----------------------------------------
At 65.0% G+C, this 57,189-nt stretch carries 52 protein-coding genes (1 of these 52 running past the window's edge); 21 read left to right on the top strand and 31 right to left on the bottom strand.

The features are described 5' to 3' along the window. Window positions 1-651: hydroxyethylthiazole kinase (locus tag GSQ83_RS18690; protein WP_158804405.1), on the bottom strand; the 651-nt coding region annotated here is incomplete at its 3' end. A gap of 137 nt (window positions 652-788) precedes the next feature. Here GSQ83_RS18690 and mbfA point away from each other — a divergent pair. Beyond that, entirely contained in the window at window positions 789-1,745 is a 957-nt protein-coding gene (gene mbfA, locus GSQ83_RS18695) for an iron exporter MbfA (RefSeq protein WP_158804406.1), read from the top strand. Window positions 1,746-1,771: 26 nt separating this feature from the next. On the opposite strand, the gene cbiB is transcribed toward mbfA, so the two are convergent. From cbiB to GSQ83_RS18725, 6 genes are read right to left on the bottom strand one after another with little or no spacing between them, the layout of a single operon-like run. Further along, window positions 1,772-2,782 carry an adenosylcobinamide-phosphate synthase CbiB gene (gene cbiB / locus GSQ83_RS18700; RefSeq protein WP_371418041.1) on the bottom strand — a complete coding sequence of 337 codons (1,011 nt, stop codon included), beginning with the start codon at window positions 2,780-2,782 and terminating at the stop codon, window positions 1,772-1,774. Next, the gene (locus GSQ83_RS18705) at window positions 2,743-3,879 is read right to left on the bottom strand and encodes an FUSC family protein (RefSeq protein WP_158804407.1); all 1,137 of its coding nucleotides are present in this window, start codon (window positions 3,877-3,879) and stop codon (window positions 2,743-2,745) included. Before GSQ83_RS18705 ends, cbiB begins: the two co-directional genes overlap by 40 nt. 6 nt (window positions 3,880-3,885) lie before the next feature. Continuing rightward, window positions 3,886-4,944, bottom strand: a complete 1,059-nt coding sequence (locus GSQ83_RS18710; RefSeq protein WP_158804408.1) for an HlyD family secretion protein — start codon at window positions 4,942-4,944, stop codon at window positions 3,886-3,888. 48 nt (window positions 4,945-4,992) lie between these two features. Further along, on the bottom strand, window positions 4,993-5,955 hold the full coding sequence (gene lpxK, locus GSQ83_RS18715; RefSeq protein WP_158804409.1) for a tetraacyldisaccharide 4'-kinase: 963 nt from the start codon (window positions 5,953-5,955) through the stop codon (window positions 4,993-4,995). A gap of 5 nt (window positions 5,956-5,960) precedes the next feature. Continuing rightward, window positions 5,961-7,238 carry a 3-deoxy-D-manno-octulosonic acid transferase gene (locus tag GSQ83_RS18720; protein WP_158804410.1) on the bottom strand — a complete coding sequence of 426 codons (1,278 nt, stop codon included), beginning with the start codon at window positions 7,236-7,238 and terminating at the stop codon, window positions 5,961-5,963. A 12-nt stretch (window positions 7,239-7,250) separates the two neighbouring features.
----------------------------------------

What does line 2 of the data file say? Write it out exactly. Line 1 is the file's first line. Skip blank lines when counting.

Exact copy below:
The features are described 5' to 3' along the window. Window positions 1-651: hydroxyethylthiazole kinase (locus tag GSQ83_RS18690; protein WP_158804405.1), on the bottom strand; the 651-nt coding region annotated here is incomplete at its 3' end. A gap of 137 nt (window positions 652-788) precedes the next feature. Here GSQ83_RS18690 and mbfA point away from each other — a divergent pair. Beyond that, entirely contained in the window at window positions 789-1,745 is a 957-nt protein-coding gene (gene mbfA, locus GSQ83_RS18695) for an iron exporter MbfA (RefSeq protein WP_158804406.1), read from the top strand. Window positions 1,746-1,771: 26 nt separating this feature from the next. On the opposite strand, the gene cbiB is transcribed toward mbfA, so the two are convergent. From cbiB to GSQ83_RS18725, 6 genes are read right to left on the bottom strand one after another with little or no spacing between them, the layout of a single operon-like run. Further along, window positions 1,772-2,782 carry an adenosylcobinamide-phosphate synthase CbiB gene (gene cbiB / locus GSQ83_RS18700; RefSeq protein WP_371418041.1) on the bottom strand — a complete coding sequence of 337 codons (1,011 nt, stop codon included), beginning with the start codon at window positions 2,780-2,782 and terminating at the stop codon, window positions 1,772-1,774. Next, the gene (locus GSQ83_RS18705) at window positions 2,743-3,879 is read right to left on the bottom strand and encodes an FUSC family protein (RefSeq protein WP_158804407.1); all 1,137 of its coding nucleotides are present in this window, start codon (window positions 3,877-3,879) and stop codon (window positions 2,743-2,745) included. Before GSQ83_RS18705 ends, cbiB begins: the two co-directional genes overlap by 40 nt. 6 nt (window positions 3,880-3,885) lie before the next feature. Continuing rightward, window positions 3,886-4,944, bottom strand: a complete 1,059-nt coding sequence (locus GSQ83_RS18710; RefSeq protein WP_158804408.1) for an HlyD family secretion protein — start codon at window positions 4,942-4,944, stop codon at window positions 3,886-3,888. 48 nt (window positions 4,945-4,992) lie between these two features. Further along, on the bottom strand, window positions 4,993-5,955 hold the full coding sequence (gene lpxK, locus GSQ83_RS18715; RefSeq protein WP_158804409.1) for a tetraacyldisaccharide 4'-kinase: 963 nt from the start codon (window positions 5,953-5,955) through the stop codon (window positions 4,993-4,995). A gap of 5 nt (window positions 5,956-5,960) precedes the next feature. Continuing rightward, window positions 5,961-7,238 carry a 3-deoxy-D-manno-octulosonic acid transferase gene (locus tag GSQ83_RS18720; protein WP_158804410.1) on the bottom strand — a complete coding sequence of 426 codons (1,278 nt, stop codon included), beginning with the start codon at window positions 7,236-7,238 and terminating at the stop codon, window positions 5,961-5,963. A 12-nt stretch (window positions 7,239-7,250) separates the two neighbouring features.